Remote Sensing and Geographical Information System for Water Resource Management

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An overview of Earth observation platforms and scale-specific phenomenon captured by their sensors(courtesy of the National Science Foundation, modified from Nicolle Rager Fuller, 2009)

Climate change, as a consequence of global warming, has been a threat for a very long time, however, the recent socio-economic, environmental, and health crisis caused by the COVID-19 pandemic have led us to a point where prompt actions are needed to be taken. Water resources management (WRM) has become a major global concern due to rising population, unplanned urbanization, deforestation, frequent extreme floods and drought events, and the unequal distribution of water resources.

To mitigate the effects of climate change, it is essential to maintain the water-energy-food nexus. Water availability is highly dependent on natural resources from sapphire-blue oceans to glacier-capped mountains.

Remote Sensing and Geographic Information System (GIS) techniques provide a platform where one can relate the attributes (spatial and non-spatial) to analyze the data efficiently. It represents the landscape in the form of geo-referenced data, defining the characteristic geometry of the geographic attributes. While stepping into the corridor of the 21st century, the utility of remote sensing and GIS-techniques in various fields has made things understandable, thus enhancing the ways of investigation for better decision-making and management.

For a long time, extrapolation of data of hydrological processes were performed manually; that included hydrographs and other manual hydrological charts. Technological advancements have made people adopt and maintain new soft structures. Now, the modelers can simulate the river runoff and its pattern around the globe with the help of GIS data structures using a “spatial hydrological model”.

Integrating Satellite Remote Sensing and GIS with hydro-climatology provides an appropriate tool for managing the large and complex databases and provides a digital depiction of catchment features for the modeling approach. It is a supportive tool to attain higher accuracy from hydrological models, thus giving reliable outcomes for betterment.

Many researchers and scientists have assessed the capabilities of satellite-based products, such as Global Climate Models or Regional Climate Models. These datasets include weather parameters like precipitation, temperature, wind speed, and humidity at a coarse to fine spatiotemporal resolution compared to gauge observations on both, pixel, and basin scales globally.

The main element of the terrestrial hydrological cycle is the generation of river discharge and the movement of water, which flows in the river channels. The prime zone that hosts this process is the river catchment, watershed, or basin. The hydrological response of watersheds to precipitation events depends on the mechanisms of runoff generation.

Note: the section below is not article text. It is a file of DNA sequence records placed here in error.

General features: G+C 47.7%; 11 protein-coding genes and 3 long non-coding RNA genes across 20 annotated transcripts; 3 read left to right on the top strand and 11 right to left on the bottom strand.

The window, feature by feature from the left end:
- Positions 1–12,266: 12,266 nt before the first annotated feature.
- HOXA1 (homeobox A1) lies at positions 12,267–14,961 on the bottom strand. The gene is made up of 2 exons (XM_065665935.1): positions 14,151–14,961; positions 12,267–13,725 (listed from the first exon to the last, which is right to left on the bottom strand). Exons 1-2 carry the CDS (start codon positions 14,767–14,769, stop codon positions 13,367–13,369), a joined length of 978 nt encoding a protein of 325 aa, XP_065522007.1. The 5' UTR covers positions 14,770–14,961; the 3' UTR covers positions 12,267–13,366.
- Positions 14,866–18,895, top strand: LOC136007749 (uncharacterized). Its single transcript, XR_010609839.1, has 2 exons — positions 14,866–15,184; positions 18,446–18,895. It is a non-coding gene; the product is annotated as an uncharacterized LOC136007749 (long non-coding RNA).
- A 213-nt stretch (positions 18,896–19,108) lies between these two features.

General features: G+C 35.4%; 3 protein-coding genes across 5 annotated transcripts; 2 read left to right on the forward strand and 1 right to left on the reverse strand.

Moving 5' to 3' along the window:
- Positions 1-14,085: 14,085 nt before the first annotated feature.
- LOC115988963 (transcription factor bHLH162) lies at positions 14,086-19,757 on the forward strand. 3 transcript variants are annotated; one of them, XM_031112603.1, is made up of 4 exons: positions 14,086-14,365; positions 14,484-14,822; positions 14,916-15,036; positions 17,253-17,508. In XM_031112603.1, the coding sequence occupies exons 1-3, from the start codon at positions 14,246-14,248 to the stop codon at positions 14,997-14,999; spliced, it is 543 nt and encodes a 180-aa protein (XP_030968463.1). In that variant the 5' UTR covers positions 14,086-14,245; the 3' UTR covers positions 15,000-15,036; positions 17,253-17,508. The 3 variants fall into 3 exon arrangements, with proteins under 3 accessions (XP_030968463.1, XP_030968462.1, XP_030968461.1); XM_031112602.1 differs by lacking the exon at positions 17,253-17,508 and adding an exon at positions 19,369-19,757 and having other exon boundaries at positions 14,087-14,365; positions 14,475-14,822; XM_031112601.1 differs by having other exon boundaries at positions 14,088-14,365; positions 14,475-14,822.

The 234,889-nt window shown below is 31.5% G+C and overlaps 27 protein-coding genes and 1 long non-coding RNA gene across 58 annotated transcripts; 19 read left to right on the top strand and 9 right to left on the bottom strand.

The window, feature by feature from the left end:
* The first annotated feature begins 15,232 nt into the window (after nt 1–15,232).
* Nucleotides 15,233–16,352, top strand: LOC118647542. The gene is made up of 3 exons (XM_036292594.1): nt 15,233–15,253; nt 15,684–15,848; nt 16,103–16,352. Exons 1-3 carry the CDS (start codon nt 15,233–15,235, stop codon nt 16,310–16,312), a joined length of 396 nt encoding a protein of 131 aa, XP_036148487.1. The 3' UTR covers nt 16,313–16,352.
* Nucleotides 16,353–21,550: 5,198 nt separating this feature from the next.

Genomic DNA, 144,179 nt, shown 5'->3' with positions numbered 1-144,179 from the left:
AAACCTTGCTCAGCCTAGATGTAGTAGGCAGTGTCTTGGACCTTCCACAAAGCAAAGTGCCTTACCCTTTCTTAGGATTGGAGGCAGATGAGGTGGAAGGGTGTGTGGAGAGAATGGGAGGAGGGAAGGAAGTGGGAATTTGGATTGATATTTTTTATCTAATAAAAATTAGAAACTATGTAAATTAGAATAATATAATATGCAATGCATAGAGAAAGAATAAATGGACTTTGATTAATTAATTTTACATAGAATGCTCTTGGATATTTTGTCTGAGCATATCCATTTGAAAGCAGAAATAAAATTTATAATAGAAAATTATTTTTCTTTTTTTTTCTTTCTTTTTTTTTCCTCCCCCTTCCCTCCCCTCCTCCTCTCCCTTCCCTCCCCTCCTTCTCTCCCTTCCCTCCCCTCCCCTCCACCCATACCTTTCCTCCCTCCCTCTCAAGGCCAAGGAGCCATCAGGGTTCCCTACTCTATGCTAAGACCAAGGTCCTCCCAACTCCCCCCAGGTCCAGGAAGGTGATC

As the climate and land use change, the movement of water (on the surface & underground) is also affected. It also increases the risks of extreme events like flash floods. In such hydrological zones, various spatial differences in vegetation, topography, soil properties, geology, land use/land cover, and meteorological conditions are observed and can be well understood even on a small scale.

Thus, the heterogeneity in land cover and land use surface may be affected and strengthened by anthropogenic activities that can have an impact on the characteristics of natural landscapes. Therefore, it is important not only to consider the prime processes occurring, but also the terrestrial ones capturing the relevant factors that govern the runoff generation scenarios, and provide a chance to represent the land surface heterogeneity to describe the hydrological cycle.

The Hydrological Cycle and Drainage Basin Schematics


Pakistan comes in the Hindukush Karakoram Himalaya (HKH) region.The region is well known as the “Water Tower of Asia”, and the “Third Pole”, as it hosts snow and glacier-capped peaks. Pakistan is a developing country that has been affected by climate change. According to Germanwatch, a German think-tank advocating for the prevention of climate change impacts has ranked Pakistan as the seventh nation most affected by events related to climate change (Climate Risk Index 2018 report). Hence, the use of data and integrating technologies to increase precision in prediction of events can help us plan to manage the problem beforehand.



Masood, Muhammad, et al. “Assessment of Real-Time, Multi-Satellite Precipitation Products under Diverse Climatic and Topographic Conditions.” Asia-Pacific Journal of Atmospheric Sciences (2019): 1-15.

Anjum, M. N., Ding, Y., Shangguan, D., Ijaz, M. W., & Zhang, S. (2016). Evaluation of high-resolution satellite-based real-time and post-real-time precipitation estimates during 2010 extreme flood event in Swat River Basin, Hindukush region. Advances in Meteorology2016.


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